Scaling morphogen gradients during tissue growth by a cell division rule

Inna Averbukh, Danny Ben-Zvi, Siddhartha Mishra, Naama Barkai*

*Corresponding author for this work

Research output: Contribution to journalArticlepeer-review

64 Scopus citations


Morphogen gradients guide the patterning of tissues and organs during the development of multicellular organisms. In many cases, morphogen signaling is also required for tissue growth. The consequences of this interplay between growth and patterning are not well understood. In the Drosophila wing imaginal disc, the morphogen Dpp guides patterning and is also required for tissue growth. In particular, it was recently reported that cell division in the disc correlates with the temporal increase in Dpp signaling. Here we mathematically model morphogen gradient formation in a growing tissue, accounting also for morphogen advection and dilution. Our analysis defines a new scaling mechanism, which we term the morphogen-dependent division rule (MDDR): when cell division depends on the temporal increase in morphogen signaling, the morphogen gradient scales with the growing tissue size, tissue growth becomes spatially uniform and the tissue naturally attains a finite size. This model is consistent with many properties of the wing disc. However, we find that the MDDR is not consistent with the phenotype of scaling-defective mutants, supporting the view that temporal increase in Dpp signaling is not the driver of cell division during late phases of disc development. More generally, our results show that local coupling of cell division with morphogen signaling can lead to gradient scaling and uniform growth even in the absence of global feedbacks. The MDDR scaling mechanism might be particularly beneficial during rapid proliferation, when global feedbacks are hard to implement.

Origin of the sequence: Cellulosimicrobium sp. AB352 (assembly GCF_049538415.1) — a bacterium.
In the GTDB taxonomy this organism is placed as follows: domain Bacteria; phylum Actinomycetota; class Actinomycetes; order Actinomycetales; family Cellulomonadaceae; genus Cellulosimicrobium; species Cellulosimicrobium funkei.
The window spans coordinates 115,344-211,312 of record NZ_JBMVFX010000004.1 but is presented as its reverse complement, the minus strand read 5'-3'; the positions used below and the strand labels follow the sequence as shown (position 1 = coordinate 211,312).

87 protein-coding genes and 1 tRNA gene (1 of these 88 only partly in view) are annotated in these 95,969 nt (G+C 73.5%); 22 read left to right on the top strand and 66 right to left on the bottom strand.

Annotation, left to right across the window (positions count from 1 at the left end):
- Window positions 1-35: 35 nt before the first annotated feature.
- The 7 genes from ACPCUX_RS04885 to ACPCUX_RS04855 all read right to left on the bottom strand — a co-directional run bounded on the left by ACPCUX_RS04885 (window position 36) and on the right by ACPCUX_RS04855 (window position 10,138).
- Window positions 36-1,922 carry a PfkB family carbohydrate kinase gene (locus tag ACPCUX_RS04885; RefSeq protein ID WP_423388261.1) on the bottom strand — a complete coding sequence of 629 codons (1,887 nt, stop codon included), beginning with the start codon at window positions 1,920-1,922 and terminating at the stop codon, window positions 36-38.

Original languageAmerican English
Pages (from-to)2150-2156
Number of pages7
JournalDevelopment (Cambridge)
Issue number10
StatePublished - 2014
Externally publishedYes


  • Dpp
  • Drosophila
  • Growth
  • Morphogen
  • Scaling
  • Wing disc


Dive into the research topics of 'Scaling morphogen gradients during tissue growth by a cell division rule'. Together they form a unique fingerprint.

Cite this